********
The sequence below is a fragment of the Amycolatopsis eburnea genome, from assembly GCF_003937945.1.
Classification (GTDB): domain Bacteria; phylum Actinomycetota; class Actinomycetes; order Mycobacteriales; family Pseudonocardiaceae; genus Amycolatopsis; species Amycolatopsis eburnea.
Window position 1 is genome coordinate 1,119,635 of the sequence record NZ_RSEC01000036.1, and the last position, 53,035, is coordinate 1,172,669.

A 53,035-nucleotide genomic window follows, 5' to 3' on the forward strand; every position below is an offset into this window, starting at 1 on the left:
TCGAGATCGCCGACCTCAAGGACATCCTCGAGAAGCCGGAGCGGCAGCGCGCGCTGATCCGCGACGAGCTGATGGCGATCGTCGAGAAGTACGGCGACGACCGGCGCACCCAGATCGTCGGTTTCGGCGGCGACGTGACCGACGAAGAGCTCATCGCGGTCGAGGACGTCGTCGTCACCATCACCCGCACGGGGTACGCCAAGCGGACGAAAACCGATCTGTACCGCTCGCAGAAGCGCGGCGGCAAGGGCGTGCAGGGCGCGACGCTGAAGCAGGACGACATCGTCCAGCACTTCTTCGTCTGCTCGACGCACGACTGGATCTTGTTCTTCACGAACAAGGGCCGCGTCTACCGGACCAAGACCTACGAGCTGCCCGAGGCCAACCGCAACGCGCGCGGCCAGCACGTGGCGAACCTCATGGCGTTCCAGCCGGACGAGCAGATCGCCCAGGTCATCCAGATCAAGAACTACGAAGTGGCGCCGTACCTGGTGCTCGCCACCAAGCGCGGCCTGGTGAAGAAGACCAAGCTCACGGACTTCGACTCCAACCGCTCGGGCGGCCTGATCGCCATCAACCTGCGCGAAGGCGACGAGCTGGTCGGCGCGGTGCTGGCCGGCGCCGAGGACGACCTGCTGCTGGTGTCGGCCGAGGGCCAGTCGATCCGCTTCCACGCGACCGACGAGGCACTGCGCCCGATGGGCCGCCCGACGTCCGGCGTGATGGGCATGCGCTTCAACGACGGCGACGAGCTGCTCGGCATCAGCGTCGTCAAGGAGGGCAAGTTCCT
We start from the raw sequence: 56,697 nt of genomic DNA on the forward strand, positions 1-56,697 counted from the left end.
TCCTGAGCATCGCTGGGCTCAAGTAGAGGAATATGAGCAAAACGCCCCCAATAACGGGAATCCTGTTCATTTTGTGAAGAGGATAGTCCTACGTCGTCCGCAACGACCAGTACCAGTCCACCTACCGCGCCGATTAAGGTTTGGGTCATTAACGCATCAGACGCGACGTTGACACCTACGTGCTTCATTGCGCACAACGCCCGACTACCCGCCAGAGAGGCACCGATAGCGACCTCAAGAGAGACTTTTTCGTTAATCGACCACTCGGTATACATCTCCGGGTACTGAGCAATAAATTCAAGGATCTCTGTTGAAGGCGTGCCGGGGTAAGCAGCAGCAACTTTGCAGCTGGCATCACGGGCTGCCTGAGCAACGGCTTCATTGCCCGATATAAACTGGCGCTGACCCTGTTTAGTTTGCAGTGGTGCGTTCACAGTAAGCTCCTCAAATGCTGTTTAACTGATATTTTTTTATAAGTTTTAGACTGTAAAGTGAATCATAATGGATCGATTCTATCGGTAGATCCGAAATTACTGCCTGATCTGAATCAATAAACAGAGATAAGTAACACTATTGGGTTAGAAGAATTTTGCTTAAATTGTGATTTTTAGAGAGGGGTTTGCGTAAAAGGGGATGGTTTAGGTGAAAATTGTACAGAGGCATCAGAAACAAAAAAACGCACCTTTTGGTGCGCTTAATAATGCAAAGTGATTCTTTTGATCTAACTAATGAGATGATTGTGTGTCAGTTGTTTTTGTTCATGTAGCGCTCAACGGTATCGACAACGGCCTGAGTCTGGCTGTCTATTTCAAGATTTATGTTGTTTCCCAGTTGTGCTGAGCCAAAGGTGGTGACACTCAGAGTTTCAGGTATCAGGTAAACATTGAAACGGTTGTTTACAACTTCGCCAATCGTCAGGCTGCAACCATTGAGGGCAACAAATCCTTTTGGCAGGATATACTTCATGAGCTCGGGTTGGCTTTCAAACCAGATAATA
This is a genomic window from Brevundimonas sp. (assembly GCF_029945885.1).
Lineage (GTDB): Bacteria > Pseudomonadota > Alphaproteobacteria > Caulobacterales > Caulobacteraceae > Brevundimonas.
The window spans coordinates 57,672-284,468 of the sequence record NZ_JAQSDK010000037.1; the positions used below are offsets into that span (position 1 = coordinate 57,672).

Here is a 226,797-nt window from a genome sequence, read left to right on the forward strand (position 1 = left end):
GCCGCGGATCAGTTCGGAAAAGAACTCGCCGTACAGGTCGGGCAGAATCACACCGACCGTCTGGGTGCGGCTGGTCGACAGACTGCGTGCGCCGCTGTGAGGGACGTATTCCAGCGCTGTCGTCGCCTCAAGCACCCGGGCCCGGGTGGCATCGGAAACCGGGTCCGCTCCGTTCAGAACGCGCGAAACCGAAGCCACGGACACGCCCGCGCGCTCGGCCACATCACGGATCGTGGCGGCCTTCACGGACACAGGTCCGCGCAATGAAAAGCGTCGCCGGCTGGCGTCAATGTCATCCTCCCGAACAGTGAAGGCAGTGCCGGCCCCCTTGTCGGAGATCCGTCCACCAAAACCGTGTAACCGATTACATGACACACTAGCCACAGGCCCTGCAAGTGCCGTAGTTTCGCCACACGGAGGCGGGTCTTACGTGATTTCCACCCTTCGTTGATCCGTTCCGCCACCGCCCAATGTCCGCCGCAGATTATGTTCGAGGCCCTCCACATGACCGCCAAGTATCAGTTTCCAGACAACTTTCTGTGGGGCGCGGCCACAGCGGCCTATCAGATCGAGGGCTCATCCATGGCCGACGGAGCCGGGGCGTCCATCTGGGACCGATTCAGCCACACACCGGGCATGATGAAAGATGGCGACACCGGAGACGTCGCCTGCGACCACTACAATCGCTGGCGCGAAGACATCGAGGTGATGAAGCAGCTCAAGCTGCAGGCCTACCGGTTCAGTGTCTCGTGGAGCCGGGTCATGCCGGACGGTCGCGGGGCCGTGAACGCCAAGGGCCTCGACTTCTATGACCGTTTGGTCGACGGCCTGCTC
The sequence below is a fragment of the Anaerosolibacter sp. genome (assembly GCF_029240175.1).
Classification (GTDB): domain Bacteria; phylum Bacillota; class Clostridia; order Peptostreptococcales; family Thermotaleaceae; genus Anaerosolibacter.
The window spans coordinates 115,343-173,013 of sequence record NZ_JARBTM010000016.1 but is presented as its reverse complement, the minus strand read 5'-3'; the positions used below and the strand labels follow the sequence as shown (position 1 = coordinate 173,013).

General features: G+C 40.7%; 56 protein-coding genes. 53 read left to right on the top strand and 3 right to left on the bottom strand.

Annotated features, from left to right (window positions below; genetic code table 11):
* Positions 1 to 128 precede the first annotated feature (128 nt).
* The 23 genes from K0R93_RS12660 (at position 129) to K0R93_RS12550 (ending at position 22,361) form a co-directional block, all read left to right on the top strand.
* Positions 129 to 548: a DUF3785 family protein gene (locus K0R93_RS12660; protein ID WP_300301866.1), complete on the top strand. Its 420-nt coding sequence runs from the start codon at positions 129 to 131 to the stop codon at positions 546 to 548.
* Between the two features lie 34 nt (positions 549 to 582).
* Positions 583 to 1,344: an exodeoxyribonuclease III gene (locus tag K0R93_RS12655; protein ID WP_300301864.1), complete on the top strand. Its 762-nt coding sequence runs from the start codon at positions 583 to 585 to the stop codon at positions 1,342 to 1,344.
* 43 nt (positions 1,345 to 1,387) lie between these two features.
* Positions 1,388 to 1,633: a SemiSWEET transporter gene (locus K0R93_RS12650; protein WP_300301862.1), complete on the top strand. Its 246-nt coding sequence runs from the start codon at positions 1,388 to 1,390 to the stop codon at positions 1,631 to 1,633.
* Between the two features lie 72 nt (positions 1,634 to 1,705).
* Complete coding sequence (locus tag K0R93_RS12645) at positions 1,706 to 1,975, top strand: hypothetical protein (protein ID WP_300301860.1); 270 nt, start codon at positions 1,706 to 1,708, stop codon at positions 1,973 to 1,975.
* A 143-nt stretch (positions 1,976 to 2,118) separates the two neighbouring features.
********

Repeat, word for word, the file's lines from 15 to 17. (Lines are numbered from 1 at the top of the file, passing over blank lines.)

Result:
The window spans coordinates 115,343-173,013 of sequence record NZ_JARBTM010000016.1 but is presented as its reverse complement, the minus strand read 5'-3'; the positions used below and the strand labels follow the sequence as shown (position 1 = coordinate 173,013).

General features: G+C 40.7%; 56 protein-coding genes. 53 read left to right on the top strand and 3 right to left on the bottom strand.

Annotated features, from left to right (window positions below; genetic code table 11):